“We want to look at how do we maximize those resources to get some of the trucks off our roadways.”
The Northeast Georgia Inland Port, which will be in Gateway Industrial Centre, will serve as a regional terminal for cargo heading from the Port of Savannah to area companies. It could open in 2021.
Georgia state Rep. Timothy Barr, R-Lawrenceville, said recently he would support a state replica of the Religious Freedom Restoration Act seen at the federal level.
“I am very comfortable with the federal (act), and I would like to see that plan completely adopted verbatim from the federal down to the state level. That would be my hope ... Many states have that, it works very well, it does what it was intended to, and it’s not too broad. It does exactly what it needs to do, so that’s what I’m hoping for,” he said.
The federal act, which was created in the 1990s, said the government “shall not substantially burden a person’s exercise of religion even if the burden results from a rule of general applicability” except where there is a “compelling governmental interest” and it is the least restrictive way to accomplish that interest.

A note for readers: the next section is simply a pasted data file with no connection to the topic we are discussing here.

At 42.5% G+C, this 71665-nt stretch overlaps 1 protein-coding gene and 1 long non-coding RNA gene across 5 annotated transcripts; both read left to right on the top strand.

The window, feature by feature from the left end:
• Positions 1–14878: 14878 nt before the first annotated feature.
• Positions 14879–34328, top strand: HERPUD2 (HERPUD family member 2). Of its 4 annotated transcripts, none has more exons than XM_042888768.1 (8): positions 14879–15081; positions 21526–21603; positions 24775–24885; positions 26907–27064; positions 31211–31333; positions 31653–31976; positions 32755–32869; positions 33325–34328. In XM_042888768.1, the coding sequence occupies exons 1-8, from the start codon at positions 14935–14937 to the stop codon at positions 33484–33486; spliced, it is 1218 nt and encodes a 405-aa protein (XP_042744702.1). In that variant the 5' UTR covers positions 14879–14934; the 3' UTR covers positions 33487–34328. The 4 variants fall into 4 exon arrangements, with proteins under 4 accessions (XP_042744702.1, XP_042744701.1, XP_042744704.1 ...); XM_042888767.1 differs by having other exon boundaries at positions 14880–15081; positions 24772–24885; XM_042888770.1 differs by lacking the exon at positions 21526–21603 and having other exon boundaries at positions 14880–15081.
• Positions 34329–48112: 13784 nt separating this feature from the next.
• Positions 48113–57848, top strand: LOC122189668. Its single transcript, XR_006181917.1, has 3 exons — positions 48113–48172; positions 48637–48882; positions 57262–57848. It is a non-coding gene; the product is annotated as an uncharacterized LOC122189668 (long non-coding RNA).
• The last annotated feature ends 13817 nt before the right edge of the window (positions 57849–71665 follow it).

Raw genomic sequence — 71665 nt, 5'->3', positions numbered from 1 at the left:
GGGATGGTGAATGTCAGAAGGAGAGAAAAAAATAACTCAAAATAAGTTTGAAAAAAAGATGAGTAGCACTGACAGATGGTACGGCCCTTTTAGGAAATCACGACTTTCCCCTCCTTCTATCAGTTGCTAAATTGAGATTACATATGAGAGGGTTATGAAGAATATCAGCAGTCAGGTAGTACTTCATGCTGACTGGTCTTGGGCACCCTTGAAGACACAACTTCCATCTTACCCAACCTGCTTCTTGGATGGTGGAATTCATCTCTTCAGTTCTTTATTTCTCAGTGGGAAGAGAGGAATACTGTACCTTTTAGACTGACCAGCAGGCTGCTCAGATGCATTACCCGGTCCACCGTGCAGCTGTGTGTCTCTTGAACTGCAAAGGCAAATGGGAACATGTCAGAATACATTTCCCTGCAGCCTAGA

Some states, such as South Dakota in its 2017 legislative assembly, have enacted laws that provide protections for “faith-based or religious” child-placement agencies.
State Sen. Michael Williams, R-Cumming, sponsored Senate Bill 361 last year called the Coach Small Religious Protection Act.
The bill’s namesake is a reference to East Coweta High School football coach John Small, who received complaints from the Freedom from Religion Foundation regarding pregame prayer.
“Students, faculty and staff — they don’t give up, they don’t lose their First Amendment rights the moment they walk on campus. I think it’s important, especially under the circumstances we find ourselves,” said Williams in January 2018. “Outside organizations coming in and suing school boards for something as simple as a coach participating at the request of students in student-led prayer is absurd. And if it takes passing a law to protect that, then that’s what needs to be done.”
The bill was read but did not move further in the assembly.
Outgoing Gov. Nathan Deal also vetoed House Bill 757 in March 2016, which would have prohibited forcing someone to carry out certain actions if those actions violated their faith.
“While most people would agree that government should not force such actions, there has not been a single instance of such taking place in Georgia,” Deal said.
A Georgia state representative prefiled a bill in November that would get rid of the licensing requirements for carrying a firearm.